Now here is what just happened, really. The nurse took the vital signs, which the doctor will review to determine that your major organs are functioning properly and there is no immediate danger or chronic condition that may require immediate treatment. When the doctor entered, he/she asked what you may have believed were “irrelevant” questions , but these questions were actually an important part of the visit, this question and answer period is known as the subjective. The doctor listens to find patterns in the patient’s descriptions of the problem. The questions may not have a positive answer but they are relevant to the condition for which you are being treated. This subjective evaluation lets you tell the doctor what you think is wrong.
While you tell the doctor about your condition, the doctor is also looking at the color of your eyes, at the color of your skin, smelling you, watching your behavior, reaction time, and many other obvious and visible things. This is the called the objective part of the visit. The objective will establish what the doctor thinks of your description of the condition for which you are being evaluated.
During the physical examination the doctor checks pulses and feels glands that the patient doesn’t know they have. He/she feels the temperature of the skin and looks down your throat. This hands-on, touching part is called the physical examination and it is the final glue that holds what the doctor has learned in the Subjective and Objective. This leads to a diagnosis or at least a strong suspicion about what problems the patient has. The diagnosing is referred to as the assessment.
Based on this assessment (the diagnosis) the doctor will decide on the correct course of action or treatment, called a plan.
Those who are attentive will notice that the word SOAP is in larger bold text. SOAP is the foundation for how a physician is required to document your visit. All visits to the doctor must be thoroughly documented by law. This documentation is cumulatively called the patient’s “medical record”. Not only is the doctor required by law to make notes, they must be in a specific format; one of the most common formats is called SOAP (subjective, objective, assessment and plan). If the physician does not properly note the visit he/she cannot bill the insurance company for the visit, therefore he/she cannot get paid for their services. Billing the insurance for services that have not been properly documented is considered fraud and can result in large fines and possible even jail time for the physician.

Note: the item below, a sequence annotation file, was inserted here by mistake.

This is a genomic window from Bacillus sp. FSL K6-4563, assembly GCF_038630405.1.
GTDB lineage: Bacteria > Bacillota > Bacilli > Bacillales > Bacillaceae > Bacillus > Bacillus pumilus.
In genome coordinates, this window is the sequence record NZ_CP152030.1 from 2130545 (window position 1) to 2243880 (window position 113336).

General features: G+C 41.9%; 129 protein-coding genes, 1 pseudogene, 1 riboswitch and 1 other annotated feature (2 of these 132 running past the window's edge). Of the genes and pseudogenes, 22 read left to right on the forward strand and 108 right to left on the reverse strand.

The rules surrounding how a doctor must document a visit are called documentation guidelines. They were developed by the Centers for Medicare and Medicaid services and adopted by just about every insurance company thereafter. All the news that one hears relating to “Insurance fraud” relate back to documentation either directly or indirectly. Accordingly, documentation is a HUGE topic on which I will not spend much time because there is so much to cover. I do, however, recommend that the reader to some additional research.
There are two different versions of documentation guidelines. One was published in 1995 and the other in 1997. Above, I described the 1995 documentation guidelines because they are the most simple to set the stage. In practice, the 1997 are becoming more widely used, particularly with as electronic medical records make it easier to document more extensively. Still the 1995 guidelines are simple to understand and we will use these to set the foundation and understand the basic point that documentation is important.
To learn more about documentation, check out the guidelines. Here are some good resource links for you: